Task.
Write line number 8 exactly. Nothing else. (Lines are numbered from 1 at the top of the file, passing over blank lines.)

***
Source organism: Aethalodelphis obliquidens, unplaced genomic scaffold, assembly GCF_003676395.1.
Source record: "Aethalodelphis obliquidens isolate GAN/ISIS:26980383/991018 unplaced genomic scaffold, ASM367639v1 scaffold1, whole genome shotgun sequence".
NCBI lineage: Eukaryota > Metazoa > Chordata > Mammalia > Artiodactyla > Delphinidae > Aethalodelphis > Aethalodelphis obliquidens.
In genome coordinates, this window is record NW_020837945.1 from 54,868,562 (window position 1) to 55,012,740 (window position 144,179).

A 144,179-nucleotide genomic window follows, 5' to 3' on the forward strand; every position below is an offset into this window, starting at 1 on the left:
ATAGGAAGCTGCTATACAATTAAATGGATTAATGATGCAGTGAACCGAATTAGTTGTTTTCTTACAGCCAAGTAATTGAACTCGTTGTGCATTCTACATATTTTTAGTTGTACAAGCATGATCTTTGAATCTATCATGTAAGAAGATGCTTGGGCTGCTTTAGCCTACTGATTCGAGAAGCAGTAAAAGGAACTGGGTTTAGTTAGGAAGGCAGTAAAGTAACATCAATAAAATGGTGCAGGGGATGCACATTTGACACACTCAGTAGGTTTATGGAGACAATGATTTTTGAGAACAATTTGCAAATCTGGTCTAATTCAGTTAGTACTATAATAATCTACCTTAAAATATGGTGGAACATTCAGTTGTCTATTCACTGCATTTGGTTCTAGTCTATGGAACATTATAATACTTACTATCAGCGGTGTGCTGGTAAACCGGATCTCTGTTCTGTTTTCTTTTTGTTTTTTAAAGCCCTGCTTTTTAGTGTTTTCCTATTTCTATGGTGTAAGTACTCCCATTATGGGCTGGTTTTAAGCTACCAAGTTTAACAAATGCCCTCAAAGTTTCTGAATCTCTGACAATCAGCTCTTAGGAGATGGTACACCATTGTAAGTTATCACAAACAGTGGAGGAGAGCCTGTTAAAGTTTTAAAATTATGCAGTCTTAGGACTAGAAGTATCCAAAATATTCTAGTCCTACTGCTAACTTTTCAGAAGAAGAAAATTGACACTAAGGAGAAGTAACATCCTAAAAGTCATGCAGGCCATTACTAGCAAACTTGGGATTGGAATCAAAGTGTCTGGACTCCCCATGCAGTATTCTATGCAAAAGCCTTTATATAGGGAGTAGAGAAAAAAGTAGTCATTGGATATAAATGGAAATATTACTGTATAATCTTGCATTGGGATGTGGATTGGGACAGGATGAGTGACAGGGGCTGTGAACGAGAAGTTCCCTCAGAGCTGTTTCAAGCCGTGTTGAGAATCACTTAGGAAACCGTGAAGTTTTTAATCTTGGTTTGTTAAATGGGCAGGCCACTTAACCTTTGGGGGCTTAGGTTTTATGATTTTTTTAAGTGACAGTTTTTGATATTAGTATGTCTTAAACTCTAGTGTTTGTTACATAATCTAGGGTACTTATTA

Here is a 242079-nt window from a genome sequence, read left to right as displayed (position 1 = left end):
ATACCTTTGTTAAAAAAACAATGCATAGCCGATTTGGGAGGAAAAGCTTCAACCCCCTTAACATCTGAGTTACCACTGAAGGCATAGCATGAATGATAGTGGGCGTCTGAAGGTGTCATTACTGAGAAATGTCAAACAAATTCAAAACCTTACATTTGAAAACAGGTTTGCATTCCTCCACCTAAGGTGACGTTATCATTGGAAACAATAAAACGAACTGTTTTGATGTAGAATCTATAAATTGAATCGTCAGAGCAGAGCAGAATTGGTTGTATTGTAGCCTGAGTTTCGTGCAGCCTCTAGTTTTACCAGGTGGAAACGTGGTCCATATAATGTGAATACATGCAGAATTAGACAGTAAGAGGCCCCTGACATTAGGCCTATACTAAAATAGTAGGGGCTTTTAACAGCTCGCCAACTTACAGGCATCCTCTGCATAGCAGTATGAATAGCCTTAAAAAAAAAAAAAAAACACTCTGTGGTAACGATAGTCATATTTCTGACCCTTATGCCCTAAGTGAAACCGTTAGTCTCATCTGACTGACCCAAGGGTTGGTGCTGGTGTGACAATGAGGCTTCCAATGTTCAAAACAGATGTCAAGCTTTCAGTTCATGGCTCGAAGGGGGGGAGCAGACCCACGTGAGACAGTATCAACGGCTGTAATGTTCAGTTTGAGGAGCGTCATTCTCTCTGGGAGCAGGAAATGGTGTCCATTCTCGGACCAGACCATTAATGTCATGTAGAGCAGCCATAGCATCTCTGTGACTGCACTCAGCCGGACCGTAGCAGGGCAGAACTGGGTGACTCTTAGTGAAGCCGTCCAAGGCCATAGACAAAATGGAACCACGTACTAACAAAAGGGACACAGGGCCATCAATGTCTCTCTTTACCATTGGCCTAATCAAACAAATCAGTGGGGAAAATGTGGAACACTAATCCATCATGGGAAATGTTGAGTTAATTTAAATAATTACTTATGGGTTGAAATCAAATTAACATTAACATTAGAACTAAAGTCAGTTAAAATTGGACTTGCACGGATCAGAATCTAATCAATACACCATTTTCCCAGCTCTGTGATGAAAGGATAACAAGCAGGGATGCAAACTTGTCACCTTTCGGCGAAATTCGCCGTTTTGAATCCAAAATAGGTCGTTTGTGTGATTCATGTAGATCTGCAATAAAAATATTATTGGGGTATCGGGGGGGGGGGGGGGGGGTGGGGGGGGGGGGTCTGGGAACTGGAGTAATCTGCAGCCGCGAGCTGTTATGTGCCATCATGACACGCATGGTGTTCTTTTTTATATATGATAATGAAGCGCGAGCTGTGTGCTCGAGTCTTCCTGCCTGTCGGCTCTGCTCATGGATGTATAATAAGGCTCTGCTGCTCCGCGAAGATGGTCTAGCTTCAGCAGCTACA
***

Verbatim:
ATACCTTTGTTAAAAAAACAATGCATAGCCGATTTGGGAGGAAAAGCTTCAACCCCCTTAACATCTGAGTTACCACTGAAGGCATAGCATGAATGATAGTGGGCGTCTGAAGGTGTCATTACTGAGAAATGTCAAACAAATTCAAAACCTTACATTTGAAAACAGGTTTGCATTCCTCCACCTAAGGTGACGTTATCATTGGAAACAATAAAACGAACTGTTTTGATGTAGAATCTATAAATTGAATCGTCAGAGCAGAGCAGAATTGGTTGTATTGTAGCCTGAGTTTCGTGCAGCCTCTAGTTTTACCAGGTGGAAACGTGGTCCATATAATGTGAATACATGCAGAATTAGACAGTAAGAGGCCCCTGACATTAGGCCTATACTAAAATAGTAGGGGCTTTTAACAGCTCGCCAACTTACAGGCATCCTCTGCATAGCAGTATGAATAGCCTTAAAAAAAAAAAAAAAACACTCTGTGGTAACGATAGTCATATTTCTGACCCTTATGCCCTAAGTGAAACCGTTAGTCTCATCTGACTGACCCAAGGGTTGGTGCTGGTGTGACAATGAGGCTTCCAATGTTCAAAACAGATGTCAAGCTTTCAGTTCATGGCTCGAAGGGGGGGAGCAGACCCACGTGAGACAGTATCAACGGCTGTAATGTTCAGTTTGAGGAGCGTCATTCTCTCTGGGAGCAGGAAATGGTGTCCATTCTCGGACCAGACCATTAATGTCATGTAGAGCAGCCATAGCATCTCTGTGACTGCACTCAGCCGGACCGTAGCAGGGCAGAACTGGGTGACTCTTAGTGAAGCCGTCCAAGGCCATAGACAAAATGGAACCACGTACTAACAAAAGGGACACAGGGCCATCAATGTCTCTCTTTACCATTGGCCTAATCAAACAAATCAGTGGGGAAAATGTGGAACACTAATCCATCATGGGAAATGTTGAGTTAATTTAAATAATTACTTATGGGTTGAAATCAAATTAACATTAACATTAGAACTAAAGTCAGTTAAAATTGGACTTGCACGGATCAGAATCTAATCAATACACCATTTTCCCAGCTCTGTGATGAAAGGATAACAAGCAGGGATGCAAACTTGTCACCTTTCGGCGAAATTCGCCGTTTTGAATCCAAAATAGGTCGTTTGTGTGATTCATGTAGATCTGCAATAAAAATATTATTGGGGTATCGGGGGGGGGGGGGGGGGGTGGGGGGGGGGGGTCTGGGAACTGGAGTAATCTGCAGCCGCGAGCTGTTATGTGCCATCATGACACGCATGGTGTTCTTTTTTATATATGATAATGAAGCGCGAGCTGTGTGCTCGAGTCTTCCTGCCTGTCGGCTCTGCTCATGGATGTATAATAAGGCTCTGCTGCTCCGCGAAGATGGTCTAGCTTCAGCAGCTACA